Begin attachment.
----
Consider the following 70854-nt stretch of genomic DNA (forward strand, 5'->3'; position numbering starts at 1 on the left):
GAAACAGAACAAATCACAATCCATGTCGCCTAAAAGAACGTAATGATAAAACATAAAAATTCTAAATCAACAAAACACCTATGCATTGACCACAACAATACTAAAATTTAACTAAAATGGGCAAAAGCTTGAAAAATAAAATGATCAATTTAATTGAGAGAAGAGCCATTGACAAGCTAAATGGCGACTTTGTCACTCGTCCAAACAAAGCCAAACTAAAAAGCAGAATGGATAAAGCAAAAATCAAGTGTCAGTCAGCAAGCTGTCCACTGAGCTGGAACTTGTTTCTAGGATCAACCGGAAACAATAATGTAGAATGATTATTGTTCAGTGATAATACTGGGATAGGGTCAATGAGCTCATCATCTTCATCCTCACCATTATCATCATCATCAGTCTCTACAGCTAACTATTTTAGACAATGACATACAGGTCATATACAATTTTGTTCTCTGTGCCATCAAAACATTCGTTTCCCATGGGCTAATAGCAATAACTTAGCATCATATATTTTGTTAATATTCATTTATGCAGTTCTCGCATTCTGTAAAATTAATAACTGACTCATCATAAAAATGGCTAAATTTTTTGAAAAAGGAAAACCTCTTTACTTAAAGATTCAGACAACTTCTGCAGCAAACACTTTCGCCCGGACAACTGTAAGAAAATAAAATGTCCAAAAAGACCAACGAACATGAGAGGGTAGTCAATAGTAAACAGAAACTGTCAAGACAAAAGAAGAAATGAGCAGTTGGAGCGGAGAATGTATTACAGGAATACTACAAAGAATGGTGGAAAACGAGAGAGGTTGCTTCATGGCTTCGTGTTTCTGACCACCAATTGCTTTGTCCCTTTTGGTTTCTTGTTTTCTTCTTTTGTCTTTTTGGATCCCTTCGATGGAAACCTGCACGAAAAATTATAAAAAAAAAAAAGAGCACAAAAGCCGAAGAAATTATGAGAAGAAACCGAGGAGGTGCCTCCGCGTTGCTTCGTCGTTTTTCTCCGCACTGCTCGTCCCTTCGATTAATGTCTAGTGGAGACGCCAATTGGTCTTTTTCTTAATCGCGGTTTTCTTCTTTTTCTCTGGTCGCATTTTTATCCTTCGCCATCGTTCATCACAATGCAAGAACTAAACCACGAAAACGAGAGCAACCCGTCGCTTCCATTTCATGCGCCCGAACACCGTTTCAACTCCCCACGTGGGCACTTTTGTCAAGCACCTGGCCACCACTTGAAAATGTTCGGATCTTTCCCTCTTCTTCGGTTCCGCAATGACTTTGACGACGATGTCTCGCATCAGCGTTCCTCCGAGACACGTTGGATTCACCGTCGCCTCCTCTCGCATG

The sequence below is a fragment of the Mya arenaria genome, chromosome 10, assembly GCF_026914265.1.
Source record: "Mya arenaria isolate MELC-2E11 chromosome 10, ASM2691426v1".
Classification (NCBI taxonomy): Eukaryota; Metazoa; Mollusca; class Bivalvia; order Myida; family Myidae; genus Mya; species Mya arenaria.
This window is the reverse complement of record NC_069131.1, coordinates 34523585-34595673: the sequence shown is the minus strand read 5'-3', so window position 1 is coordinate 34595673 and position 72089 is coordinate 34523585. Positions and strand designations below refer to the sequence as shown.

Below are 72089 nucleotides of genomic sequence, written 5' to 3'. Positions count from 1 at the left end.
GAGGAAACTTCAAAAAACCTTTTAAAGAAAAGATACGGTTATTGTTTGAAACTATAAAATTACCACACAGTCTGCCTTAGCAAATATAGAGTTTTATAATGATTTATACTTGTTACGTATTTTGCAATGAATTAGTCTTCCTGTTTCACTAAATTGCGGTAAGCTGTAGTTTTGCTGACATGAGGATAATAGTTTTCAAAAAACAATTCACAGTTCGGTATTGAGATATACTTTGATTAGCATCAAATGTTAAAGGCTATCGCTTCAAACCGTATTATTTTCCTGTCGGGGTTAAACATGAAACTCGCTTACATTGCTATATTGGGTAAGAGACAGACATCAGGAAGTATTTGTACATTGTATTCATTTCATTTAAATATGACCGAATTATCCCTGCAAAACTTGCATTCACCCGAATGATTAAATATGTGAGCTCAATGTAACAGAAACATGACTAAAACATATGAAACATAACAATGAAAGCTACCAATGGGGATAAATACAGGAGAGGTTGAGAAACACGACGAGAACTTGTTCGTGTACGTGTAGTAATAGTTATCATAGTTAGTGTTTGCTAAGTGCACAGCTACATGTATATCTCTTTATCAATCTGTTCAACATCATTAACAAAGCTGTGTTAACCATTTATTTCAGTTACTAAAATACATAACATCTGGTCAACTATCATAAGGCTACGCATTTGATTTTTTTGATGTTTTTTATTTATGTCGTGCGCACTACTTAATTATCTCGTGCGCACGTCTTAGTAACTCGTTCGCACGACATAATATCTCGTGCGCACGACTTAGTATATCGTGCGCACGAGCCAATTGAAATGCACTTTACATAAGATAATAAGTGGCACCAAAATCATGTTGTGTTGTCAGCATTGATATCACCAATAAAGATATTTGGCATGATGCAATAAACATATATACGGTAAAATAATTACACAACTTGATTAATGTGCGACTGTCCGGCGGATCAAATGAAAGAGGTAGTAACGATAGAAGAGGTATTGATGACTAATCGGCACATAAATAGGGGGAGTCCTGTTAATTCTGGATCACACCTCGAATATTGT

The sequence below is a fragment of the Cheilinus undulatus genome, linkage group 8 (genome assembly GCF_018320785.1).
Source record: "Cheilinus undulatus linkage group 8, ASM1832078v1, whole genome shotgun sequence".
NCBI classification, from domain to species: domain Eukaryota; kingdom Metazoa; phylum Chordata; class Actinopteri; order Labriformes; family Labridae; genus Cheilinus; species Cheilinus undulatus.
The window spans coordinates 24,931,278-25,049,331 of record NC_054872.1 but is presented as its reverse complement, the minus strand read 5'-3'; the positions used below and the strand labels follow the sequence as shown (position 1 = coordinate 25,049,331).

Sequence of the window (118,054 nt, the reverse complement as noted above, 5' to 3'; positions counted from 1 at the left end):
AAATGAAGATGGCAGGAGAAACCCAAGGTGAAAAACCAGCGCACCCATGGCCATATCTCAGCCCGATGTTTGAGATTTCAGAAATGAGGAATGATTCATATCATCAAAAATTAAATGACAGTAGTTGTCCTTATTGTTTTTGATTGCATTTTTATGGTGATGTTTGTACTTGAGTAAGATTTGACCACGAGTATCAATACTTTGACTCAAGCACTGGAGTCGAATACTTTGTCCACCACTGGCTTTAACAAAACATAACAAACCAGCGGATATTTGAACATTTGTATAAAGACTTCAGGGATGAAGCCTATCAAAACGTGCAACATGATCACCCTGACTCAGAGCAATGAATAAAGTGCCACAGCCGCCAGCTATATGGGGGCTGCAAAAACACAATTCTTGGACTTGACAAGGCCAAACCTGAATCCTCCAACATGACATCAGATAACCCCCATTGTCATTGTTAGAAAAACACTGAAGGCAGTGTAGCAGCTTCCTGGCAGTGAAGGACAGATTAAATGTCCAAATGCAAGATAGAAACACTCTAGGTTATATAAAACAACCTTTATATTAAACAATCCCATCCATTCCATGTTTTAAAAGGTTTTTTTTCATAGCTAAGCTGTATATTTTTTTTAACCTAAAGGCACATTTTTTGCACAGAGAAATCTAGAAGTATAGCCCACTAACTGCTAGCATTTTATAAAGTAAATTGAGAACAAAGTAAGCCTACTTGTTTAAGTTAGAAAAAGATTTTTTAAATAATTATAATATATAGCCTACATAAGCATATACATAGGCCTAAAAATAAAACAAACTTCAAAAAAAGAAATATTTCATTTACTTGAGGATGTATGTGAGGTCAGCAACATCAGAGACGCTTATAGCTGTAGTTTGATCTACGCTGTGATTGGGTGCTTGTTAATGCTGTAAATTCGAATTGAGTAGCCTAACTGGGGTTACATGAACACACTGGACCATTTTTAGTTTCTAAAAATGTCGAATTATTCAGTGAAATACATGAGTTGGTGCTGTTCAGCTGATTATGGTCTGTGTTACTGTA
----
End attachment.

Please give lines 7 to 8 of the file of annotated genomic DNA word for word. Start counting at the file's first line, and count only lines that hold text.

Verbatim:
Below are 72089 nucleotides of genomic sequence, written 5' to 3'. Positions count from 1 at the left end.
GAGGAAACTTCAAAAAACCTTTTAAAGAAAAGATACGGTTATTGTTTGAAACTATAAAATTACCACACAGTCTGCCTTAGCAAATATAGAGTTTTATAATGATTTATACTTGTTACGTATTTTGCAATGAATTAGTCTTCCTGTTTCACTAAATTGCGGTAAGCTGTAGTTTTGCTGACATGAGGATAATAGTTTTCAAAAAACAATTCACAGTTCGGTATTGAGATATACTTTGATTAGCATCAAATGTTAAAGGCTATCGCTTCAAACCGTATTATTTTCCTGTCGGGGTTAAACATGAAACTCGCTTACATTGCTATATTGGGTAAGAGACAGACATCAGGAAGTATTTGTACATTGTATTCATTTCATTTAAATATGACCGAATTATCCCTGCAAAACTTGCATTCACCCGAATGATTAAATATGTGAGCTCAATGTAACAGAAACATGACTAAAACATATGAAACATAACAATGAAAGCTACCAATGGGGATAAATACAGGAGAGGTTGAGAAACACGACGAGAACTTGTTCGTGTACGTGTAGTAATAGTTATCATAGTTAGTGTTTGCTAAGTGCACAGCTACATGTATATCTCTTTATCAATCTGTTCAACATCATTAACAAAGCTGTGTTAACCATTTATTTCAGTTACTAAAATACATAACATCTGGTCAACTATCATAAGGCTACGCATTTGATTTTTTTGATGTTTTTTATTTATGTCGTGCGCACTACTTAATTATCTCGTGCGCACGTCTTAGTAACTCGTTCGCACGACATAATATCTCGTGCGCACGACTTAGTATATCGTGCGCACGAGCCAATTGAAATGCACTTTACATAAGATAATAAGTGGCACCAAAATCATGTTGTGTTGTCAGCATTGATATCACCAATAAAGATATTTGGCATGATGCAATAAACATATATACGGTAAAATAATTACACAACTTGATTAATGTGCGACTGTCCGGCGGATCAAATGAAAGAGGTAGTAACGATAGAAGAGGTATTGATGACTAATCGGCACATAAATAGGGGGAGTCCTGTTAATTCTGGATCACACCTCGAATATTGT